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07:22 PM, October 8, 2014
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Northrop Grumman announced Tuesday that it has designed new Humvee Chassis that can restore vehicles original mobility and payload capabilities without affecting the level of protection, National Defense Magazine reported.

Greg Schmidt, vice president and general manager for Northrop Grumman Technical Services said that it will reveal more information of the new design during the Association of the US Army  (AUSA) annual meeting and exposition next week in Washington DC.

The new chassis would restore the vehicle’s original mobility and payload capabilities while maintaining its current level of protection, a company executive announced Tuesday.

The service has not signed on those upgrades yet, but Northrop executives hope that its performance in testing will convince the Army to invest in the new chassis, Schmidt said.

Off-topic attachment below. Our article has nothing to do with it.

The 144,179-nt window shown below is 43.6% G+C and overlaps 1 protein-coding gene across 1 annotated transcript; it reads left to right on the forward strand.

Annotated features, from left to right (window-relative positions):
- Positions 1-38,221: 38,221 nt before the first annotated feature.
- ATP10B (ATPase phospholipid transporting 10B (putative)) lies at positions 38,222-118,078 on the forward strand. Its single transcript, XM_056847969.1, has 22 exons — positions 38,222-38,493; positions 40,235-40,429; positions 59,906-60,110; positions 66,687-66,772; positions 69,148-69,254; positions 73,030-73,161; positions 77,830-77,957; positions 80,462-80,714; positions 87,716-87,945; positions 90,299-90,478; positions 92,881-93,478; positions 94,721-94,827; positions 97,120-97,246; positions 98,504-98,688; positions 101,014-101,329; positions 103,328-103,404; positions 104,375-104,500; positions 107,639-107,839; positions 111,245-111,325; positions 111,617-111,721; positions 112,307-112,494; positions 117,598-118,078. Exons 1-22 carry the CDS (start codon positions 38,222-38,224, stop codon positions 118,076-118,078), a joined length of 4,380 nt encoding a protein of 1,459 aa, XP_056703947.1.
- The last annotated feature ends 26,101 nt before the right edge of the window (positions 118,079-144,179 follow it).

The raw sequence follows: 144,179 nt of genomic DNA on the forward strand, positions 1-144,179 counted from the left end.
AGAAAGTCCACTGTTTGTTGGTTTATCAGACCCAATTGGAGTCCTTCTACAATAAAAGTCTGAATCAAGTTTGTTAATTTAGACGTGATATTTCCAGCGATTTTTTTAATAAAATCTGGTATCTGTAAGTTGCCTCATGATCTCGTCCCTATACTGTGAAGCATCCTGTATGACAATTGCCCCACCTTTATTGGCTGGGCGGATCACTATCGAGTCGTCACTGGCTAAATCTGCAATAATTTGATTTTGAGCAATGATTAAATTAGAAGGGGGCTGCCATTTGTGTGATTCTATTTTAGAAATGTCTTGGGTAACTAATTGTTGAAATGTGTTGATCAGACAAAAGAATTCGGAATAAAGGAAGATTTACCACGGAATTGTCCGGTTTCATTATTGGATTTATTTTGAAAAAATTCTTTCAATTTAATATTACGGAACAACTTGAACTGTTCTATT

The threat of improvised explosive devices and roadside bombs during the wars in Iraq and Afghanistan prompted the Army to outfit its fleet with heavy, but protective, armor. “What this did is it greatly degraded or limited the capabilities of the Humvee,” including decreased fuel economy and mobility, he told journalists at a news conference in Washington, D.C.

The company has already installed the new chassis on four vehicles through a cooperative agreement with the Army, two of which have been delivered to the service for trials, he said.  Northrop is putting the other two vehicles through endurance testing at sites in Reno and Las Vegas, Nevada.

The new chassis enables the vehicle to accelerate to 66 miles per hour in 22 seconds and increases gas mileage to 18 miles per gallon, he said.  Northrop is working with automobile component manufacturer Meritor Corp. and Pratt & Miller Engineering. Cummins is supplying the engine.

A new Humvee chassis is just one of the upgrades the company is pitching to the service. With Army budgets downsizing and little money available for new-start programs, Northrop Grumman’s is pinning its hopes on modernizing the service’s land and aviation systems, officials said.

 

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